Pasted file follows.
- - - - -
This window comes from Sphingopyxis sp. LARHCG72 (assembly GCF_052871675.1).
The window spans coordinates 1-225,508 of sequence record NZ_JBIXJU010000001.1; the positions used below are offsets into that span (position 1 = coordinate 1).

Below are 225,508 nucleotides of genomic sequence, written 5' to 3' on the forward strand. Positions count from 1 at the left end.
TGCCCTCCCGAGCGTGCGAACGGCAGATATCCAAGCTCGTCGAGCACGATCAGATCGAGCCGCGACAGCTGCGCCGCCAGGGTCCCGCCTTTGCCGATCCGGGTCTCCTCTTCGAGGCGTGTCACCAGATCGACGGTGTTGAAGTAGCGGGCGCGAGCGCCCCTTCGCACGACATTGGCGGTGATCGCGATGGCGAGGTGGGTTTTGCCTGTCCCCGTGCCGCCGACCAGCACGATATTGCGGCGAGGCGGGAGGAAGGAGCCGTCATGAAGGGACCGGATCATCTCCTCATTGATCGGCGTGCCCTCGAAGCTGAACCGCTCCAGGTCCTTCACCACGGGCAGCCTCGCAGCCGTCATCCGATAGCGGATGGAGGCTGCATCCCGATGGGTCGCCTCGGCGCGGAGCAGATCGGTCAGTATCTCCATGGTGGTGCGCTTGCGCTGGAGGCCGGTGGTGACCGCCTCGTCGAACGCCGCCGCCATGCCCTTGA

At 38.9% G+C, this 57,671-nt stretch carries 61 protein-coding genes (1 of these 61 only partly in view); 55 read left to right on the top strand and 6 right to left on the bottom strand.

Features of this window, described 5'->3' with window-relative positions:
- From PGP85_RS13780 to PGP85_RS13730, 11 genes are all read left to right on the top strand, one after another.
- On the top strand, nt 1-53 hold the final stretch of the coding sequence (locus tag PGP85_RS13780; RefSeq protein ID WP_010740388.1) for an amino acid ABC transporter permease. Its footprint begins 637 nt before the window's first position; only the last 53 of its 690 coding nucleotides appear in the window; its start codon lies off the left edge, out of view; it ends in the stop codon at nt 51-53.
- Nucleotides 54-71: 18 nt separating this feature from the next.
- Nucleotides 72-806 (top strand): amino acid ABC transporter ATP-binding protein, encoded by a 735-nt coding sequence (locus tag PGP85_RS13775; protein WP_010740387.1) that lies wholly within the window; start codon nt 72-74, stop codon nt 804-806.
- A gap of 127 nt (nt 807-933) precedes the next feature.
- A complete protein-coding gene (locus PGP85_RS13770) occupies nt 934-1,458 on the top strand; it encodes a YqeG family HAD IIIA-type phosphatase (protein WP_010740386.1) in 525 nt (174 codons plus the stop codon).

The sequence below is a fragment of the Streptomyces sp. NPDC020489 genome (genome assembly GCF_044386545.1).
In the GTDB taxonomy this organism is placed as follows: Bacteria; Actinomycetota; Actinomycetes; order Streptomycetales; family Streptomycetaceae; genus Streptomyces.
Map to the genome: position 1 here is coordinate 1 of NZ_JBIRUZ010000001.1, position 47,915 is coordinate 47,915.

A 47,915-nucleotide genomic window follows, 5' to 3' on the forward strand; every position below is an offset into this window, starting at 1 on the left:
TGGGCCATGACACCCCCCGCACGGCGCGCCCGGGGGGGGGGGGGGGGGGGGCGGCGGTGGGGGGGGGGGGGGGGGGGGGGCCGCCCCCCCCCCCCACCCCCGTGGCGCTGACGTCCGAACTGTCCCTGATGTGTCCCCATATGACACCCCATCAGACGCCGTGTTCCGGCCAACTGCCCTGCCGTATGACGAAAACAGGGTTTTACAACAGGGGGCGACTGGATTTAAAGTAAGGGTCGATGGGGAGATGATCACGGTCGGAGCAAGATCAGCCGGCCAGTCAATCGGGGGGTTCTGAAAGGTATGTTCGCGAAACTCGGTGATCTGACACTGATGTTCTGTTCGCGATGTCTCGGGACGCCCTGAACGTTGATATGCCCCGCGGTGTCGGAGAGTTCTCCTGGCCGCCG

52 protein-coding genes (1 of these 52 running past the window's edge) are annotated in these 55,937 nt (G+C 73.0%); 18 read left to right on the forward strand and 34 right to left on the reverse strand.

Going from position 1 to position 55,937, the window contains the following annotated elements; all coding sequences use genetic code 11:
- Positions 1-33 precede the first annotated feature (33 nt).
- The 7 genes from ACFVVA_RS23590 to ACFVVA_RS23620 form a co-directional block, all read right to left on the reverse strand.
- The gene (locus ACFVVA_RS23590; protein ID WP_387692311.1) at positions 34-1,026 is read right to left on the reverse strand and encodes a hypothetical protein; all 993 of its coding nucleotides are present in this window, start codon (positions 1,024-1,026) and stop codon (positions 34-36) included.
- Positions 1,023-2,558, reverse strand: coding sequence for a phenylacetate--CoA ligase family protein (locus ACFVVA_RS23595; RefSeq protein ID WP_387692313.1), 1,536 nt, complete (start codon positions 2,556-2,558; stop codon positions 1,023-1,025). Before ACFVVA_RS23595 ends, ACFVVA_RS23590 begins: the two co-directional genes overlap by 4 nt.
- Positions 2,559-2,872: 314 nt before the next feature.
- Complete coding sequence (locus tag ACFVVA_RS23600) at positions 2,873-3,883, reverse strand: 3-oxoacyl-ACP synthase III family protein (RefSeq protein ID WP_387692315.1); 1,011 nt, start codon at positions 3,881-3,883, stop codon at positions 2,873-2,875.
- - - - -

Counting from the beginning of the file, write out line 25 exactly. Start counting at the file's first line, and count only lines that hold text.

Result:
- Complete coding sequence (locus tag ACFVVA_RS23600) at positions 2,873-3,883, reverse strand: 3-oxoacyl-ACP synthase III family protein (RefSeq protein ID WP_387692315.1); 1,011 nt, start codon at positions 3,881-3,883, stop codon at positions 2,873-2,875.